Missouri Senate passes bill to raise the age of juvenile prosecution

Currently, 17-year-olds are prosecuted as adults. Senate Bill 793 would change that.

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JEFFERSON CITY, Mo. — By unanimous vote, the Missouri Senate approved a bill that would raise the age of juvenile prosecution for most criminal offenses.

Currently, 17-year-old Missourians are prosecuted as adults. Senate Bill 793 would raise the minimum age for prosecution in courts of general jurisdiction to 18 — unless the accused is already certified as an adult or is charged with a traffic or curfew violation.

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The bill’s sponsor, state Sen. Wayne Wallingford, R-Cape Girardeau, believes this measure would humanize the Missouri court system, while also making it more efficient. In a press conference held March 8 immediately following the bill’s passage, he noted how the criminal justice system often fails to rehabilitate those it punishes.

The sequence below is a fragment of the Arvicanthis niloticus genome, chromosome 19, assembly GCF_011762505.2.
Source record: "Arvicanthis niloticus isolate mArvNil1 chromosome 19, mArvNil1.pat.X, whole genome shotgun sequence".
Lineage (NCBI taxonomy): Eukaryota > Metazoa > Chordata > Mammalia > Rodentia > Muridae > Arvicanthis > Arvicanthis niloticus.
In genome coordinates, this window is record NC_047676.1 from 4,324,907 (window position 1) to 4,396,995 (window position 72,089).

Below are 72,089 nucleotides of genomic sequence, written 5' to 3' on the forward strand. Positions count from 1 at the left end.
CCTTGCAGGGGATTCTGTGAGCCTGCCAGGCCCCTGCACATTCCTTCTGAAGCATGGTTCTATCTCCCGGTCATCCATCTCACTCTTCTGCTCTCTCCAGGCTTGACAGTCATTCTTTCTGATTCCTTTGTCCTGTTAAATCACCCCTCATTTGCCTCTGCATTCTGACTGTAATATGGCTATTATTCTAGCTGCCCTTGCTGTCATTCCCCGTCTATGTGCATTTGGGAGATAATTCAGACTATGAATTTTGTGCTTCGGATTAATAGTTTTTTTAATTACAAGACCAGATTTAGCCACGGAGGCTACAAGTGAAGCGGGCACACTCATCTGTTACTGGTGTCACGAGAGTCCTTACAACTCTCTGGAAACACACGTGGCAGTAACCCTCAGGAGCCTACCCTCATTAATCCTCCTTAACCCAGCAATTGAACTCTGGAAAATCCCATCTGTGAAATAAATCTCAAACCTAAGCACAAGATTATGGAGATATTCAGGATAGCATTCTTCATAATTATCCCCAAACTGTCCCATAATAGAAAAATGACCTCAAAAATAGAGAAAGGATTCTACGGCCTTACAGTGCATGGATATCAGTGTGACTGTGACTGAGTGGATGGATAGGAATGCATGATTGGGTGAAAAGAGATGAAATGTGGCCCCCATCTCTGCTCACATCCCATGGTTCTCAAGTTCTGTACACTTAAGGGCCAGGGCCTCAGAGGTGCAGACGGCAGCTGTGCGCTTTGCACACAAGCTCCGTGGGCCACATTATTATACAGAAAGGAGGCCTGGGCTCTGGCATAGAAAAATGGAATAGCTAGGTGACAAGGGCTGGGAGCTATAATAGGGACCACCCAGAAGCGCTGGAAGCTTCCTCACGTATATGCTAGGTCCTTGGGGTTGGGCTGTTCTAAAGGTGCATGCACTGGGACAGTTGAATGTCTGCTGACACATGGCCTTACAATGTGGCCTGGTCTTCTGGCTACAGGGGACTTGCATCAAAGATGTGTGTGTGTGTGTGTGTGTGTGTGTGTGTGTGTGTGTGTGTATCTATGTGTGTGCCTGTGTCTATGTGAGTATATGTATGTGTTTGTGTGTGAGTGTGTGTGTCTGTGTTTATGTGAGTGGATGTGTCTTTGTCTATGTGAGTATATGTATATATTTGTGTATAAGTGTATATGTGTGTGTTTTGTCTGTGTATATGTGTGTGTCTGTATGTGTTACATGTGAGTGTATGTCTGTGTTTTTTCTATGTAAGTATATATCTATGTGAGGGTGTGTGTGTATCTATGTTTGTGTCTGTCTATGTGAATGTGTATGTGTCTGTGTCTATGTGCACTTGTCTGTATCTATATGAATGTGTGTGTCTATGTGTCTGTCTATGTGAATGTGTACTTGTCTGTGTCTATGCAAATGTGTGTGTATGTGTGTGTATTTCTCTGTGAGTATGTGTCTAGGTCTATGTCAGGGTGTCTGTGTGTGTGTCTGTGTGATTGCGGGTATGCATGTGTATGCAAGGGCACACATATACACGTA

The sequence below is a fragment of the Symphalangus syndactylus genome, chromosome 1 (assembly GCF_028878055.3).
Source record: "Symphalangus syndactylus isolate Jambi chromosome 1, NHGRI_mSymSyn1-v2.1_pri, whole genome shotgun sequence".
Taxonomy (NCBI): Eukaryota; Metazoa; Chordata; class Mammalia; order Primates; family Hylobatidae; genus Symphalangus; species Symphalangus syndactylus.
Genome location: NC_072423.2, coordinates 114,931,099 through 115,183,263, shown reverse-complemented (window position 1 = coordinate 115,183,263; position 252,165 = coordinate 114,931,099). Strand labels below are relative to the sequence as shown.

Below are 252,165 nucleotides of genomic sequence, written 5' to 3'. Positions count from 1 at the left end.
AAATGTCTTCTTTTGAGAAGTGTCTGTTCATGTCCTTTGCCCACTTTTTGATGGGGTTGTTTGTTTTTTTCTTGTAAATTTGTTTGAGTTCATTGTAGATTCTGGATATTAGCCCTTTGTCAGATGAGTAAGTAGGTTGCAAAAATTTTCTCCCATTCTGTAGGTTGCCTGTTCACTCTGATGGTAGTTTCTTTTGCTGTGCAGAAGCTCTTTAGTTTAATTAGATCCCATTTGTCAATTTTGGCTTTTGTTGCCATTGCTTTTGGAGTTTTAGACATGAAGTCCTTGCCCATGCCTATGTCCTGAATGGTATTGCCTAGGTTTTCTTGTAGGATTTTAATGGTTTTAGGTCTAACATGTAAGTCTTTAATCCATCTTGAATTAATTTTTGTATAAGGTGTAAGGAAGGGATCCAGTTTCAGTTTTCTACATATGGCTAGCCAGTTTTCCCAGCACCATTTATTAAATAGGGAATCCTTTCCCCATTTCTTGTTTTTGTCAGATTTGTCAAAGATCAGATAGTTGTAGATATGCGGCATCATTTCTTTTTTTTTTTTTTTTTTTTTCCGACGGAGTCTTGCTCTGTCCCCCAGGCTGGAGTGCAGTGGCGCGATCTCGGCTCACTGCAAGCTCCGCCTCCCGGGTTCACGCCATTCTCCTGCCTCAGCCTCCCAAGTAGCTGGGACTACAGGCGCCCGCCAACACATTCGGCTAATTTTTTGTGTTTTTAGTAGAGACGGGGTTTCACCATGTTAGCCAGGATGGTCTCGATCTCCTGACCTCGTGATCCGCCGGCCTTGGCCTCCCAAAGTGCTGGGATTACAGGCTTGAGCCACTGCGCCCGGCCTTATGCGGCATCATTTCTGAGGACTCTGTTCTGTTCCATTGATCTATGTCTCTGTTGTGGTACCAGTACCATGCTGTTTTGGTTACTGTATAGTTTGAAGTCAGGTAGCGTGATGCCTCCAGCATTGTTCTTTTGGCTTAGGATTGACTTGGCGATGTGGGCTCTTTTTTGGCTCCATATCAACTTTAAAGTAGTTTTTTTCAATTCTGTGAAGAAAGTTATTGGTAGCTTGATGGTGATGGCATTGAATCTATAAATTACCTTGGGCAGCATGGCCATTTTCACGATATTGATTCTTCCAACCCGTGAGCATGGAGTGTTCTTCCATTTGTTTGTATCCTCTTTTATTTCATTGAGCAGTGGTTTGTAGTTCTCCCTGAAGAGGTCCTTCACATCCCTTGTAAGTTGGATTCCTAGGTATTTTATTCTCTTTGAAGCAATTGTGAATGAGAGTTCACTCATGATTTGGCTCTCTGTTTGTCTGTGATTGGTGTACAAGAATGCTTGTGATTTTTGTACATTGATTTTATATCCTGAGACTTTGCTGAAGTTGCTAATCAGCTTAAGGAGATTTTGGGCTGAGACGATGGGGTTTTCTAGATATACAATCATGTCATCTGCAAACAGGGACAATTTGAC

“The recidivism rate for people in the juvenile justice system is a lot better than putting them in the criminal justice system,” Wallingford said. “In the criminal justice system, people say it’s kind of like a graduate school for criminals.”

Senate Bill 793 awaits further debate in the Missouri House of Representatives. The state legislature has until May 18, the end of its 2018 regular session, to take action on the bill. If approved by the House, the measure would need the governor’s signature or a two-thirds veto override from both chambers to be enacted into law.

As a multimedia specialist for the Missouri Senate, I created a short video package on the legislation’s passage. View the video below, and be sure to visit the Missouri Senate website for daily updates on state government news.

Author: Zachary Reger

A graduate of the University of Missouri with degrees in journalism, philosophy and film studies, Zach's primary interests lie in political reporting, media production and social philosophy.

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